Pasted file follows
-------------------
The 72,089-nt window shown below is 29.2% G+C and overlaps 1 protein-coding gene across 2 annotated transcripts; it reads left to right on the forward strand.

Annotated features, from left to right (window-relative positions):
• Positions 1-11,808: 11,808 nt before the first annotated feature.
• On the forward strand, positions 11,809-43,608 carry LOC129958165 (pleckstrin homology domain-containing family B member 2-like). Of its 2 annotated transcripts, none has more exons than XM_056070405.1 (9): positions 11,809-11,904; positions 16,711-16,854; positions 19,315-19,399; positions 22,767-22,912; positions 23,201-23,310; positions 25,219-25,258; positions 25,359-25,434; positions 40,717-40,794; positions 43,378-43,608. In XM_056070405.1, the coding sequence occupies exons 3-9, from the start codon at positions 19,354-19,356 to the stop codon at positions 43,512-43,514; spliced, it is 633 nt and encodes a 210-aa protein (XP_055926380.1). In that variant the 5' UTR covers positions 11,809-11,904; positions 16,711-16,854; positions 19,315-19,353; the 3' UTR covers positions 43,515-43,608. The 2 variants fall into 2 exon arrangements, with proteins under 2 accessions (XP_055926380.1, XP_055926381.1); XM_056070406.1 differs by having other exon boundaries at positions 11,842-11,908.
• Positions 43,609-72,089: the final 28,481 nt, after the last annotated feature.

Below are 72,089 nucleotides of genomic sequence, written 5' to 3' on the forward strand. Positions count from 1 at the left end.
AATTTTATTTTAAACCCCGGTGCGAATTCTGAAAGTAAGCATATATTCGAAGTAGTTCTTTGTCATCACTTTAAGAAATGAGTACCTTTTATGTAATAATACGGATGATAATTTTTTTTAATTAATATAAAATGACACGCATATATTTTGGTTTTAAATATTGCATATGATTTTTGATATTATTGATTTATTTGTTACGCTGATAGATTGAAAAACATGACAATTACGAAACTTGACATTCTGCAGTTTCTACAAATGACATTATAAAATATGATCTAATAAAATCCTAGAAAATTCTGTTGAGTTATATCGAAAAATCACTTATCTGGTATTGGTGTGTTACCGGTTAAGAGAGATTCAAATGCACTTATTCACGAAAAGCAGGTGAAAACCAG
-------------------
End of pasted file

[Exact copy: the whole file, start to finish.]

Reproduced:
The 72,089-nt window shown below is 29.2% G+C and overlaps 1 protein-coding gene across 2 annotated transcripts; it reads left to right on the forward strand.

Annotated features, from left to right (window-relative positions):
• Positions 1-11,808: 11,808 nt before the first annotated feature.
• On the forward strand, positions 11,809-43,608 carry LOC129958165 (pleckstrin homology domain-containing family B member 2-like). Of its 2 annotated transcripts, none has more exons than XM_056070405.1 (9): positions 11,809-11,904; positions 16,711-16,854; positions 19,315-19,399; positions 22,767-22,912; positions 23,201-23,310; positions 25,219-25,258; positions 25,359-25,434; positions 40,717-40,794; positions 43,378-43,608. In XM_056070405.1, the coding sequence occupies exons 3-9, from the start codon at positions 19,354-19,356 to the stop codon at positions 43,512-43,514; spliced, it is 633 nt and encodes a 210-aa protein (XP_055926380.1). In that variant the 5' UTR covers positions 11,809-11,904; positions 16,711-16,854; positions 19,315-19,353; the 3' UTR covers positions 43,515-43,608. The 2 variants fall into 2 exon arrangements, with proteins under 2 accessions (XP_055926380.1, XP_055926381.1); XM_056070406.1 differs by having other exon boundaries at positions 11,842-11,908.
• Positions 43,609-72,089: the final 28,481 nt, after the last annotated feature.

Below are 72,089 nucleotides of genomic sequence, written 5' to 3' on the forward strand. Positions count from 1 at the left end.
AATTTTATTTTAAACCCCGGTGCGAATTCTGAAAGTAAGCATATATTCGAAGTAGTTCTTTGTCATCACTTTAAGAAATGAGTACCTTTTATGTAATAATACGGATGATAATTTTTTTTAATTAATATAAAATGACACGCATATATTTTGGTTTTAAATATTGCATATGATTTTTGATATTATTGATTTATTTGTTACGCTGATAGATTGAAAAACATGACAATTACGAAACTTGACATTCTGCAGTTTCTACAAATGACATTATAAAATATGATCTAATAAAATCCTAGAAAATTCTGTTGAGTTATATCGAAAAATCACTTATCTGGTATTGGTGTGTTACCGGTTAAGAGAGATTCAAATGCACTTATTCACGAAAAGCAGGTGAAAACCAG